Now that leaders in Augusta and Washington have responded, we must design programs that help the people who need it the most.
Over the past several decades, the lack of affordable rental housing throughout Maine and the United States has taken on such a level of intractability and pervasiveness that it has come perilously close to being an accepted norm. Long waiting lists, growing homelessness and families living constantly on the brink of catastrophe — these are the everyday fruits of a systemic imbalance between income and housing costs that metastasize across various elements of people’s lives and jeopardize their health, education and economic futures.
Thankfully, leaders in Augusta and Washington, D.C., have begun to stir something that has proved elusive for far too long in the effort to address our housing affordability crisis: hope.
Last year, Gov. Janet Mills and House Speaker Ryan Fecteau teamed with leading Republicans, including Sen. Matt Pouliot and Rep. Sawin Millett, to create the most valuable policy tool in Maine history to increase our supply of affordable homes: the Maine Affordable Housing Tax Credit. That program will provide a much-needed jolt to the anemic 230 new units-per-year pace of affordable housing production that Maine has averaged over the past seven years.
Gov. Mills and the Legislature have now approved $50 million of American Recovery Plan funds for affordable workforce housing. There have also been hundreds of millions of dollars dedicated to emergency rental assistance during the pandemic, and eviction moratoriums have minimized displacement. This new attention on affordable housing is almost dizzying to those of us who are used to begging for budgetary crumbs and for simple acknowledgment that we have, in fact, an affordable-housing problem.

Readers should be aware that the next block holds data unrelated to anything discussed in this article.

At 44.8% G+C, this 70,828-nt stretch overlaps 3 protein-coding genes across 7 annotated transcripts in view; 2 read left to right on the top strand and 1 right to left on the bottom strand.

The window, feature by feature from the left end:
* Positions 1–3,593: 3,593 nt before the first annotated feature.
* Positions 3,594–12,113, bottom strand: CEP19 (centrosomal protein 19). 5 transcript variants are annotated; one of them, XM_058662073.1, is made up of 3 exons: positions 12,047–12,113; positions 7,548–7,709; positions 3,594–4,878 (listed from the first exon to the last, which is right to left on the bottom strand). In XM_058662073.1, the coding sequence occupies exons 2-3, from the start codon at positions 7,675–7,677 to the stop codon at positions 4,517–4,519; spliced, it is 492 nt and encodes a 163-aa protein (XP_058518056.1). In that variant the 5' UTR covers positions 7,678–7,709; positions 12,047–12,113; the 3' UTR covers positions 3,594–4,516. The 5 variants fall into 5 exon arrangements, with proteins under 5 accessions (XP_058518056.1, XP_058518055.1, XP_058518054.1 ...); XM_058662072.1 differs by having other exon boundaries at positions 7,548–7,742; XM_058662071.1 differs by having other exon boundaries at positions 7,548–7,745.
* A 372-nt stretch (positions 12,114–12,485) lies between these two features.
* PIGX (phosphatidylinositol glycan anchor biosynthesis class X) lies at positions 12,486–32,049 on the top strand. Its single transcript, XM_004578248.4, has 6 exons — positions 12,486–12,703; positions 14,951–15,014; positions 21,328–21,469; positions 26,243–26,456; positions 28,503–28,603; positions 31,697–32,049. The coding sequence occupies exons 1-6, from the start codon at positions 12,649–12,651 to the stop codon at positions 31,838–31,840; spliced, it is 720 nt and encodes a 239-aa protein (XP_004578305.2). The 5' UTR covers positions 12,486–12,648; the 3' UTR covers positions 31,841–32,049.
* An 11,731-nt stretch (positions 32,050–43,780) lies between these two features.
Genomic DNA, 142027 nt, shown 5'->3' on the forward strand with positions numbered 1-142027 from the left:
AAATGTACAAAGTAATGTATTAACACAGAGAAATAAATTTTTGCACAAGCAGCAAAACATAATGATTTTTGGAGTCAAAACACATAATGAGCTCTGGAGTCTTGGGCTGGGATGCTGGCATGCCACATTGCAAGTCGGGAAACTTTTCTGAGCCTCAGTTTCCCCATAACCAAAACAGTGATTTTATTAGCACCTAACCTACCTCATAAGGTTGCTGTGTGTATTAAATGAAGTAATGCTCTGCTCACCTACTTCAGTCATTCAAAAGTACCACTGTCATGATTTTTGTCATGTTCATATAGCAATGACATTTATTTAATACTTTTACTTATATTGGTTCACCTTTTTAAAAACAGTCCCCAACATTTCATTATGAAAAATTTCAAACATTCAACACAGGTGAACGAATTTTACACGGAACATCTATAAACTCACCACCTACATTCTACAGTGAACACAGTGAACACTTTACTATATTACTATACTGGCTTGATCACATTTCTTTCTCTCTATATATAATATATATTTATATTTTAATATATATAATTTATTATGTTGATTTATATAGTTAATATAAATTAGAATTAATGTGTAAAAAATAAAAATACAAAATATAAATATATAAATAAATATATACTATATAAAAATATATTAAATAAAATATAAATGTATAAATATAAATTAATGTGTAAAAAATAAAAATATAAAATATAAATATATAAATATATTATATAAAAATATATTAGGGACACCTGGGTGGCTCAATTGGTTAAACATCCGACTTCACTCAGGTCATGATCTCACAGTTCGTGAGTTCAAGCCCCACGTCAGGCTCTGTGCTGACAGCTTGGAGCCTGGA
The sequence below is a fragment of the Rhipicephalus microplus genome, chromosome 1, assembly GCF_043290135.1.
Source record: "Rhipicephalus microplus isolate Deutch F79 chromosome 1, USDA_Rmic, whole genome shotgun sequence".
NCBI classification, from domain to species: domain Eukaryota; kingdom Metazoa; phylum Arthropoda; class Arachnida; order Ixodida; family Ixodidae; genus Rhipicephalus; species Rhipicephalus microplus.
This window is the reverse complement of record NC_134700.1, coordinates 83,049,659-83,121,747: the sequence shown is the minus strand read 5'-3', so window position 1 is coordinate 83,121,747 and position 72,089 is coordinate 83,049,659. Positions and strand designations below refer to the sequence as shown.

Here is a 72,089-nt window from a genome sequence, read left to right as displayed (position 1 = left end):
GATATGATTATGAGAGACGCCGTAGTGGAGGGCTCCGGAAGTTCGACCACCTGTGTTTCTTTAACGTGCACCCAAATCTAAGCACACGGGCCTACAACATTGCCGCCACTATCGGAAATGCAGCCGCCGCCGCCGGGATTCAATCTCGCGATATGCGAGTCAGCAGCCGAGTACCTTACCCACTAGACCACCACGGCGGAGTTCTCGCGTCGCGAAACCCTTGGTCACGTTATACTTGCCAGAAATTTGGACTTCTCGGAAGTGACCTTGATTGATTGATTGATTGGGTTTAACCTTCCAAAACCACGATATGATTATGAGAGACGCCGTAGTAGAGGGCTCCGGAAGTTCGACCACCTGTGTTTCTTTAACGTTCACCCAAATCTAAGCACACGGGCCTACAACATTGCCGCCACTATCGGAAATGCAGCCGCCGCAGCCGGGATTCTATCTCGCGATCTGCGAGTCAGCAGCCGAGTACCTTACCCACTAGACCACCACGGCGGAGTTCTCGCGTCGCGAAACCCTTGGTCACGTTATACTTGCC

Despite all of this progress, there is much work still to be done. According to the National Low Income Housing Coalition, 65,904 Maine households were paying over half their income on housing before the pandemic. These residents, who mostly have very low incomes, desperately needed affordable housing but didn’t have it. Then the pandemic hit and exacerbated the situation. Furthermore, the shallow pool of affordable housing previously available to low-income renters has been depleted even further by skyrocketing home prices, which has forced first-time homebuyers to rent instead of buy.
Now that our affordable-housing problem has been recognized and our elected officials have responded, we must design programs that provide help to the people who need it the most. This not a simple task since the new allocations of funding for affordable housing are enough to help only a fraction of the Mainers who need it. There are some who are adequately housed despite not having their ideal homes; for example, moderate- to high-income renters who have a decent affordable apartment but want to buy, and renters who would like to be in a larger apartment or different location. It is tempting to allocate funding to these groups, but we cannot prioritize them over the tens of thousands of people who are living in unsafe conditions and paying more than half of their income on rent — or who are unhoused altogether.
In a perfect world, we can help everyone, but in the reality of our finite resources in Maine, we need to help those who need it most: people who could not otherwise live in safe, high-quality and affordable homes. Maine needs to embark on a campaign to build 20,000 affordable rental homes for those with the lowest incomes and for those paying over 50 percent of their income on housing. One thousand new affordable rental homes for 20 years will get us there.
Let’s hold ourselves accountable.
By Dana Totman, Avesta Housing President and CEO